Late summer cleaning: Decluttering my room brings me to well-traveled roads. Everything I touch feels or smells like time: last week, month, year or decade. My room aggregates time.
But not just this room. I've inhabited rooms all my life, fortunate as I am to have had roofs over my head. Only by choice have I slept outside a room--from camping under the stars, backpacking across the country or passed out drunk on a stranger's couch.
My first room--one of my own--had tan shorn short carpet covered in down feathers slowly de-fluffed from my down comforter through small growing holes. I shared an apartment with my older sister after I left the home I shared with my husband for nearly 9 years. We were on hiatus. Six years of separation. And this room was the first I called my own, having shared all my other rooms from birth to age 29.
Though the circumstances of my landing in this room in an apartment complex settled below the hump of a freeway on ramp dampened the excitement of this first time experience, still I marveled at the possibilities: stamp my own identify into the fabric. Finally, I could fill a space with me, pieces of me in art, furnishings, bed sheets and comforters, knick knacks--all my choices.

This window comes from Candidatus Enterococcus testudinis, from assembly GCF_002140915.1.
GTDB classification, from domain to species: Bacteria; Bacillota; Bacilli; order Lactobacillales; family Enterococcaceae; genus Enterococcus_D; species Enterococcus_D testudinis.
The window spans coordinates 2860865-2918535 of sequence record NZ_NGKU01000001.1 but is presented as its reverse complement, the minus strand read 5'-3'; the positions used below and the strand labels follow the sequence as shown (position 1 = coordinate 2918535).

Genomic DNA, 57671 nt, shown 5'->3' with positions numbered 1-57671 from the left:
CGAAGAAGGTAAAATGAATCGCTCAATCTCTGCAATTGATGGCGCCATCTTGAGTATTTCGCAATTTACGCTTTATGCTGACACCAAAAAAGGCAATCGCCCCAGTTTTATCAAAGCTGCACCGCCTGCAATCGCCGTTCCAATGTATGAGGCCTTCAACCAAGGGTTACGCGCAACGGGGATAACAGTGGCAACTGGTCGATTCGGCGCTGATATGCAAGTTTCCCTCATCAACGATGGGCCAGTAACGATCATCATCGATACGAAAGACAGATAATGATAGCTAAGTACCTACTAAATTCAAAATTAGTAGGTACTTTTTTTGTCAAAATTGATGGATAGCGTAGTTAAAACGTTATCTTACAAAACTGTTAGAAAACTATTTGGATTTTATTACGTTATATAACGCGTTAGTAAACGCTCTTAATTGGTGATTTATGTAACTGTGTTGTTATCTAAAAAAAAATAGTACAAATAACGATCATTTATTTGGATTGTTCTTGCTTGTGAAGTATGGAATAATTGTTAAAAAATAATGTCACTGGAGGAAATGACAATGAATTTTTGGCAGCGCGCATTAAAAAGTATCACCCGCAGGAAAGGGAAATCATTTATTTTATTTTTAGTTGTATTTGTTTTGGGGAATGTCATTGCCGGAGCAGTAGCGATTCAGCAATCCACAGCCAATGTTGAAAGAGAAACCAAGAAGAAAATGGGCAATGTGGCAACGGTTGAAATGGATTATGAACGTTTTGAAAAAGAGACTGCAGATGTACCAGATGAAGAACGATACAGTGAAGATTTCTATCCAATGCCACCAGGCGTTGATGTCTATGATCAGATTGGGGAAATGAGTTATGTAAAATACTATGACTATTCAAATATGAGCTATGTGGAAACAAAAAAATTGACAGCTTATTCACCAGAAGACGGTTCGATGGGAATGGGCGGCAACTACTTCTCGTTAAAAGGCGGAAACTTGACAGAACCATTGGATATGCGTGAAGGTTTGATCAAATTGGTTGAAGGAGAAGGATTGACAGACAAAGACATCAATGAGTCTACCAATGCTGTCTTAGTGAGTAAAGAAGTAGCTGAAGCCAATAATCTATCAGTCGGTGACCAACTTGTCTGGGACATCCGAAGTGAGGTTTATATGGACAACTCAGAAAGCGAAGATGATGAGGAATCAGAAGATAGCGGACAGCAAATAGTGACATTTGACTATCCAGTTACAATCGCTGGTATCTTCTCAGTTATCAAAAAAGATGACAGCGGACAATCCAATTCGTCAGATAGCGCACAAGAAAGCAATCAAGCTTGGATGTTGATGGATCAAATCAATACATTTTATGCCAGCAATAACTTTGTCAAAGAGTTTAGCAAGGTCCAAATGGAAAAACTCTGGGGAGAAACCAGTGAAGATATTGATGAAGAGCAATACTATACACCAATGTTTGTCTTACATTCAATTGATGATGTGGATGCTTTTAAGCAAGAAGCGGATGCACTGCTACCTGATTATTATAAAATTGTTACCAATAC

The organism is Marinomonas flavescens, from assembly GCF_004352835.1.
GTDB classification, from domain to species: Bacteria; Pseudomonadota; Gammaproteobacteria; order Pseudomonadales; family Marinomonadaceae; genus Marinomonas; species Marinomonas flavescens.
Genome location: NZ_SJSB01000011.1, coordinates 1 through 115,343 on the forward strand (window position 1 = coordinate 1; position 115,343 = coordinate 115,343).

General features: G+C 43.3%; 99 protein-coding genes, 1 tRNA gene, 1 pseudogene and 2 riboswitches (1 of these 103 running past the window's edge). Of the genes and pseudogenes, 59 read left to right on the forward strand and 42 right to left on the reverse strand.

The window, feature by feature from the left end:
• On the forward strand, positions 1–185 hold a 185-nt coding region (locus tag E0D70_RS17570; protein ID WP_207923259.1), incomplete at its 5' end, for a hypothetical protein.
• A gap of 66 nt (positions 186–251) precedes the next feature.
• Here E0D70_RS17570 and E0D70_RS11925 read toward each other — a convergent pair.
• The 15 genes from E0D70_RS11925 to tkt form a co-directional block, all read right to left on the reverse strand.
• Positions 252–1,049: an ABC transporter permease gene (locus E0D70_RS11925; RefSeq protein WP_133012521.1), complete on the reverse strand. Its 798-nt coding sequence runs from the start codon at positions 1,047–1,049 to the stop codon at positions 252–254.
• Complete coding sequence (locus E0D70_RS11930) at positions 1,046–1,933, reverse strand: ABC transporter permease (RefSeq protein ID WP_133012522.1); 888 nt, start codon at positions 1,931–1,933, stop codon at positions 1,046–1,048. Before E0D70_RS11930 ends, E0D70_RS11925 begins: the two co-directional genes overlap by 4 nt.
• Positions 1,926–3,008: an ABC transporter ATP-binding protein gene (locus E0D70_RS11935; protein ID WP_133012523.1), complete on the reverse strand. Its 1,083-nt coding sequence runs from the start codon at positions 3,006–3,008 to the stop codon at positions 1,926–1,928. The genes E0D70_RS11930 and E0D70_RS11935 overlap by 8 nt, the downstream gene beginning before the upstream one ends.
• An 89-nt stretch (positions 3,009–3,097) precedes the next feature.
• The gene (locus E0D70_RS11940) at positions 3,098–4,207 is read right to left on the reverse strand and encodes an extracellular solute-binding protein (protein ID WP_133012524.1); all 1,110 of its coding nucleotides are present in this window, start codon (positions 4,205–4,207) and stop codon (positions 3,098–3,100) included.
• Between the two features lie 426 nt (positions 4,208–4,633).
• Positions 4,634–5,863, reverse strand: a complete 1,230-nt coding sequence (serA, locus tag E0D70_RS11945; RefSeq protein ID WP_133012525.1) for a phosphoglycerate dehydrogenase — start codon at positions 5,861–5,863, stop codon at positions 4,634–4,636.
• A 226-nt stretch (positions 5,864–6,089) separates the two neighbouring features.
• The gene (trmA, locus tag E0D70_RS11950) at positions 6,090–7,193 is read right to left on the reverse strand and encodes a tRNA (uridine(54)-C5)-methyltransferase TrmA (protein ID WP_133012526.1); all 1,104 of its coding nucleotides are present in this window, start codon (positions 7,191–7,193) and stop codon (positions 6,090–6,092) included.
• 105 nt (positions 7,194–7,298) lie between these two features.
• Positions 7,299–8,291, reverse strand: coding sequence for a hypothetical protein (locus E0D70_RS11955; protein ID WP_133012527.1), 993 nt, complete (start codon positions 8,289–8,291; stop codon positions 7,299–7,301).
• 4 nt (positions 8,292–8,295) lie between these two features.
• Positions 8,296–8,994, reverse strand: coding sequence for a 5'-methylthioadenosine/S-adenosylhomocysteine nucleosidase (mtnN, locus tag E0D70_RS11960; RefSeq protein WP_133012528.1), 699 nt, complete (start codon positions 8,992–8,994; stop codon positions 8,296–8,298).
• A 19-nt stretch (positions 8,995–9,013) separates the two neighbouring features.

As it turned out, however, I'd only half live in that space and the only addition to the bland, bare tan room, bed and dresser I unloaded moving in was the escaped goose down feather floor covering. Between obsessive work hours and mad dash dating, I hardly spent time in that room I slept in for two years before I bought a house, where I lived for another three or four years before moving back into my marital home, where now, 21 years later, I have my own room--sort of, mostly--to clean.
Pamela Gerber is a college English instructor, freelance writer, editor, wife, mom to daughters and caretaker to aging parents, who lives in sunny Southern California.